Netgear Genie, be it the mobile or desktop app, is easy and fun to use. The software lets you manage the router the way you would using the Web interface, and the mobile app enables you to stream digital content stored on the router. It also has Network Map, which shows an illustration of connected clients and their information, and Traffic Meter, which allows you to control the router's Internet connection. For example, you can set the router to disconnect from the Internet if a certain amount of data has been downloaded (or uploaded, or both) over a certain period of time. This is useful when you have a limited quota and don't want to go over. Unfortunately, Traffic Meter doesn't offer bandwidth control for specific computers, so you can't use it to restrict one individual from downloading too much.
The Netgear Genie app, unfortunately, works only when you're within the local network. This means that you can't use it when you're away from home. It would be much better if it could work over the Internet, the way Cisco Connect Cloud does.
Netgear Centria's network storage feature is much more powerful than the R6300's. For one, it supports Time Machine right out of the box, allowing Macs to back up to the router's internal drive. For Windows computers, ReadyShare Vault Backup also works well. The router supports Mac and Windows network protocols; shared content on its storage is available to both platforms automatically. You can use Windows Explorer to browser the router's hard drive (or connected USB drives), and on a Mac, these shares appear automatically in Finder. By default, all content is available to everybody with full read and write access. The default admin user can enable sharing restriction by accounts, making certain share folders available to certain users and so on. Most importantly, this feature offered very fast preference changes in my testing. More below.
For local networks, the Netgear Centria can also stream digital content stored on the hard drive to DNLA-compliant network media players, such as the Xbox 360 or PlayStation 3. This feature automatically scans the router's storage for digital content, and makes it available to devices within the network, including when new files are added. You can't designate folders for this feature, meaning the router always scans the entire drive for streamable content.
If you want to add more storage to the network via the router's USB port, the Netgear Centria can host two external hard drives at a time and work with drives formatted in NTFS or FAT32. Its USB ports provide enough juice to power bus-powered drives.
Apart from hosting data for the local network, the Netgear Centria can also host data for remote users via its ReadyShare Cloud feature. To use this feature, you'll need a free account at Netgear's ReadyShare Cloud Web site, then to associate that account with the Netgear Centria, using the Netgear Genie app or the Web interface. Unfortunately, no matter how I tried, I couldn't register any account with the reviewed unit. I created a few accounts, and with all of them I ran into the "username or password incorrect" error, even though I could log in at Netgear's site. Hopefully this bug will be worked out in the next version of the firmware.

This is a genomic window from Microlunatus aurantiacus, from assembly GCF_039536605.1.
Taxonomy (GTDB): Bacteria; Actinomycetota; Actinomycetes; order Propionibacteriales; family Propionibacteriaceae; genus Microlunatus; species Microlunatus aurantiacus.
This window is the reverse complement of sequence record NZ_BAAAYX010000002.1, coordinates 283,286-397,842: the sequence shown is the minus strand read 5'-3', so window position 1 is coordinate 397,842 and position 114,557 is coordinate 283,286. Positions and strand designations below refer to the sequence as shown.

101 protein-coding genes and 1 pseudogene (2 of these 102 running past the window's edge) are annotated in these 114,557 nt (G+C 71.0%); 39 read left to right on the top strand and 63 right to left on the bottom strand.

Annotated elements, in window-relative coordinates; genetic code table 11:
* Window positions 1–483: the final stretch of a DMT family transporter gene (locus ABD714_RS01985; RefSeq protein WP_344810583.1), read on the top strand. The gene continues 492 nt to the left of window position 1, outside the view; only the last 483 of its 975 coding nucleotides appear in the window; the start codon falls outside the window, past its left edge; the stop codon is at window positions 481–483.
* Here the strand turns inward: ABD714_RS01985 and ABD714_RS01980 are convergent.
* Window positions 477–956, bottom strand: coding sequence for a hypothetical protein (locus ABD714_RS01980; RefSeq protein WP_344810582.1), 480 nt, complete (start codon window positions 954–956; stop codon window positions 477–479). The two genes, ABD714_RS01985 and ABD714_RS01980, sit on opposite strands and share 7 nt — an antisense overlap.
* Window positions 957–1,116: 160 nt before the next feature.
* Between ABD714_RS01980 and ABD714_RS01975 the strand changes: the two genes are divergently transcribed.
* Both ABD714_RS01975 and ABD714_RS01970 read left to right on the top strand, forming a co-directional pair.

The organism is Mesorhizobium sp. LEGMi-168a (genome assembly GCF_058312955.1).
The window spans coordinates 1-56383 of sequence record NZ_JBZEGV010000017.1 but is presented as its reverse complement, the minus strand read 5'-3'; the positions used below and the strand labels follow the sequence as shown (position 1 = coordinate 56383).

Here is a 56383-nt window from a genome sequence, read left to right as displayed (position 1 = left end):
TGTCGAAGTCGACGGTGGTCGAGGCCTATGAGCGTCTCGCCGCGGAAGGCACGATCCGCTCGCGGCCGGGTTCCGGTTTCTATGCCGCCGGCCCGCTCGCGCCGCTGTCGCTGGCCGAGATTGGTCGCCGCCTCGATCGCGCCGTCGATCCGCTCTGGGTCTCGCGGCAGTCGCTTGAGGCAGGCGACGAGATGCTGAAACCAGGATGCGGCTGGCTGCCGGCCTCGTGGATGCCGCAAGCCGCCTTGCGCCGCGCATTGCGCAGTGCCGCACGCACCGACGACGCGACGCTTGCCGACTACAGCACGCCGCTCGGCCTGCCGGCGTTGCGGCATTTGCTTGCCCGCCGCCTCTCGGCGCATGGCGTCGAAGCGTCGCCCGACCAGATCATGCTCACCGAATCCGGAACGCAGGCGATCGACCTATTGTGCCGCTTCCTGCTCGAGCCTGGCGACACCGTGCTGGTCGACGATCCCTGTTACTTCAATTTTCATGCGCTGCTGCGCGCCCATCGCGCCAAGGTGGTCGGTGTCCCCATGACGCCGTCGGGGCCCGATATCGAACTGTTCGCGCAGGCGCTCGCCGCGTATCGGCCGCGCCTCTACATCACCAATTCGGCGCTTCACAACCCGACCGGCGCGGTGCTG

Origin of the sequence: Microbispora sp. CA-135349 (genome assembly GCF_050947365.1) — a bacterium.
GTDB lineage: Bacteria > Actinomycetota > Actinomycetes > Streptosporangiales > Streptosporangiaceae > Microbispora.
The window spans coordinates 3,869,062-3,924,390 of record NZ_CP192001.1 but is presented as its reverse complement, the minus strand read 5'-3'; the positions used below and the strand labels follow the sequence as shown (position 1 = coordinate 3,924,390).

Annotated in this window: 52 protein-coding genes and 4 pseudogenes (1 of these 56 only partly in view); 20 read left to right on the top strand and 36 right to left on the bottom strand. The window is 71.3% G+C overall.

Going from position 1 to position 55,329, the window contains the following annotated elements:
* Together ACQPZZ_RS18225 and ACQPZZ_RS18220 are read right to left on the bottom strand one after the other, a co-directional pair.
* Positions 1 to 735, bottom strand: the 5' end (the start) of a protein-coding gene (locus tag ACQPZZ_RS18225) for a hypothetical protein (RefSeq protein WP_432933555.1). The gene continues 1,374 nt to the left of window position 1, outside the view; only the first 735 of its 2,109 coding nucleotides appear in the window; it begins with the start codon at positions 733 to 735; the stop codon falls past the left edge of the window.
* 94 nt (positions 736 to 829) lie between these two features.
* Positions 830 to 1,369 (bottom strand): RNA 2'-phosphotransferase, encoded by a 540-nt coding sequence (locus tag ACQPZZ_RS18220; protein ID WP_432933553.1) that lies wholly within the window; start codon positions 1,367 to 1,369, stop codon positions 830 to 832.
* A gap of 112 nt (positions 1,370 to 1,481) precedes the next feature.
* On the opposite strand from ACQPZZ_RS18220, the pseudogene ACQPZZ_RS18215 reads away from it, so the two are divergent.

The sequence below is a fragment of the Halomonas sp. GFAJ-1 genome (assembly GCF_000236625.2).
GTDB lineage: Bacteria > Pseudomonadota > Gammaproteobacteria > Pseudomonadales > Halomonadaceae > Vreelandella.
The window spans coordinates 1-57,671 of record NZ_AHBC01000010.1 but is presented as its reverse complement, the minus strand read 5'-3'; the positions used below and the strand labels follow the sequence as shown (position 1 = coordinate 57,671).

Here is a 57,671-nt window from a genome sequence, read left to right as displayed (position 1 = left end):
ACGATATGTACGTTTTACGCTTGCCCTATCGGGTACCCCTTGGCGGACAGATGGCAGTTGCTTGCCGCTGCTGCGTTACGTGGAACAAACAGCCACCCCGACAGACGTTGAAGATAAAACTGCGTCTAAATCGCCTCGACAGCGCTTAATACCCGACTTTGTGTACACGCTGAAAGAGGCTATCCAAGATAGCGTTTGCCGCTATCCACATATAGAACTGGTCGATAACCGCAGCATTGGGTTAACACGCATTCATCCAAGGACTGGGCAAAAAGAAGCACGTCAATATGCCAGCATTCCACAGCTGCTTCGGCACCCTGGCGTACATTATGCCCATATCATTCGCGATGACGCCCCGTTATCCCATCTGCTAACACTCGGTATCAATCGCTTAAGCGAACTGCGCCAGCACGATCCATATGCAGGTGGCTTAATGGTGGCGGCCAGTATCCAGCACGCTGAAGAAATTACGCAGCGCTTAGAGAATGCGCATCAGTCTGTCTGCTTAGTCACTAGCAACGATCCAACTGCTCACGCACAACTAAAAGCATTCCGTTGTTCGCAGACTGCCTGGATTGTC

In addition to all that, the Centria offers other basic features found in most modern wireless routers, such as port forwarding, IPv6, VPN pass-through, guest networking, and so on. For security, the router supports all variations of WPA and WPA2 encryption methods.
The Netgear Centria performed very well in my testing. It's the first router that offers network storage speeds close to those of a dedicated NAS server. Via a Gigabit Ethernet wired connection, the router tested at 35MBps for writing and 59MBps for reading, which is by far the fastest among routers that also offer network storage features. This type of performance is comparable to that of some dedicated NAS servers.
As a Wi-Fi router, the Netgear Centria also excelled on the 5GHz band, scoring 218Mbps in close (15-foot) range, being the second fastest among the N900 routers on our chart. When I increased the range to 100 feet, it was even more impressive at 178Mbps, topping the chart.
The router did not perform as well on the 2.4GHz band, however, with just 45Mbps in close range and 34Mbps for long range, about average among its peers. To make up for this, the Netgear Centria offered very long range, up to about 290 feet, on both bands, and it passed the 48-hour stress test without disconnecting once.
On the downside, the router is rather noisy. I could hear its internal fan humming all the time, even when it wasn't hosting a hard drive. This fan indeed keeps the router cool, however.
(Longer bars indicate better performance)
(Longer bars indicate better performance)